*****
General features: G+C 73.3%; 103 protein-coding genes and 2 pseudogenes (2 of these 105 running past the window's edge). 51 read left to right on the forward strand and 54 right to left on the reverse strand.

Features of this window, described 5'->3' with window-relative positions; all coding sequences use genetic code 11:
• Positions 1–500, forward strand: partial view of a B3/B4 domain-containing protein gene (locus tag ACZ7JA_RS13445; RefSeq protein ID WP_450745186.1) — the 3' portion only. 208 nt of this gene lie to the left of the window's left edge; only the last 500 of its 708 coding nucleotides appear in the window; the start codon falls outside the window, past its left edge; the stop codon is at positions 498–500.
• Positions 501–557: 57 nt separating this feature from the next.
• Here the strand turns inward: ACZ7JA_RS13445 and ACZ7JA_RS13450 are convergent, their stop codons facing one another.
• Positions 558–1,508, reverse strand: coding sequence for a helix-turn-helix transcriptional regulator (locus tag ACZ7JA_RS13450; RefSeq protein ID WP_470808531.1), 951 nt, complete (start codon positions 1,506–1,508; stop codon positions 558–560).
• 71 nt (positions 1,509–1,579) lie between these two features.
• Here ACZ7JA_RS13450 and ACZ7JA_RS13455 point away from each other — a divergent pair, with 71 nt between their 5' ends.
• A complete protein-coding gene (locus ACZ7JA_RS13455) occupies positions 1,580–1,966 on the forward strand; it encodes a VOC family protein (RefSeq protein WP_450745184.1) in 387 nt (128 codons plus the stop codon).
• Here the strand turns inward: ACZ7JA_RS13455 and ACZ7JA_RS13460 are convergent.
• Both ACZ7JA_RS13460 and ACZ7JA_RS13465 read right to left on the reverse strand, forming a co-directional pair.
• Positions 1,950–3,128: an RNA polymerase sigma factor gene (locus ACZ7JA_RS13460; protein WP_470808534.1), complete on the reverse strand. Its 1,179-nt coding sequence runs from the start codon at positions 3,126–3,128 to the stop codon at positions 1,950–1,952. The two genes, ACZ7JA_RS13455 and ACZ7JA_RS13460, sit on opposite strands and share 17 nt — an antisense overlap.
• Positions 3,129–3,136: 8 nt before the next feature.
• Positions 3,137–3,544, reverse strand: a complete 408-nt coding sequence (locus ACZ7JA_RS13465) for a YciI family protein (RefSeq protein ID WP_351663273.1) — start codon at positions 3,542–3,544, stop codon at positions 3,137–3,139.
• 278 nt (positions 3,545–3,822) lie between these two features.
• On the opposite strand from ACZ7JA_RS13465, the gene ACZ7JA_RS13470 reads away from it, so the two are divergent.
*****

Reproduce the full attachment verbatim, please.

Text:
General features: G+C 73.3%; 103 protein-coding genes and 2 pseudogenes (2 of these 105 running past the window's edge). 51 read left to right on the forward strand and 54 right to left on the reverse strand.

Features of this window, described 5'->3' with window-relative positions; all coding sequences use genetic code 11:
• Positions 1–500, forward strand: partial view of a B3/B4 domain-containing protein gene (locus tag ACZ7JA_RS13445; RefSeq protein ID WP_450745186.1) — the 3' portion only. 208 nt of this gene lie to the left of the window's left edge; only the last 500 of its 708 coding nucleotides appear in the window; the start codon falls outside the window, past its left edge; the stop codon is at positions 498–500.
• Positions 501–557: 57 nt separating this feature from the next.
• Here the strand turns inward: ACZ7JA_RS13445 and ACZ7JA_RS13450 are convergent, their stop codons facing one another.
• Positions 558–1,508, reverse strand: coding sequence for a helix-turn-helix transcriptional regulator (locus tag ACZ7JA_RS13450; RefSeq protein ID WP_470808531.1), 951 nt, complete (start codon positions 1,506–1,508; stop codon positions 558–560).
• 71 nt (positions 1,509–1,579) lie between these two features.
• Here ACZ7JA_RS13450 and ACZ7JA_RS13455 point away from each other — a divergent pair, with 71 nt between their 5' ends.
• A complete protein-coding gene (locus ACZ7JA_RS13455) occupies positions 1,580–1,966 on the forward strand; it encodes a VOC family protein (RefSeq protein WP_450745184.1) in 387 nt (128 codons plus the stop codon).
• Here the strand turns inward: ACZ7JA_RS13455 and ACZ7JA_RS13460 are convergent.
• Both ACZ7JA_RS13460 and ACZ7JA_RS13465 read right to left on the reverse strand, forming a co-directional pair.
• Positions 1,950–3,128: an RNA polymerase sigma factor gene (locus ACZ7JA_RS13460; protein WP_470808534.1), complete on the reverse strand. Its 1,179-nt coding sequence runs from the start codon at positions 3,126–3,128 to the stop codon at positions 1,950–1,952. The two genes, ACZ7JA_RS13455 and ACZ7JA_RS13460, sit on opposite strands and share 17 nt — an antisense overlap.
• Positions 3,129–3,136: 8 nt before the next feature.
• Positions 3,137–3,544, reverse strand: a complete 408-nt coding sequence (locus ACZ7JA_RS13465) for a YciI family protein (RefSeq protein ID WP_351663273.1) — start codon at positions 3,542–3,544, stop codon at positions 3,137–3,139.
• 278 nt (positions 3,545–3,822) lie between these two features.
• On the opposite strand from ACZ7JA_RS13465, the gene ACZ7JA_RS13470 reads away from it, so the two are divergent.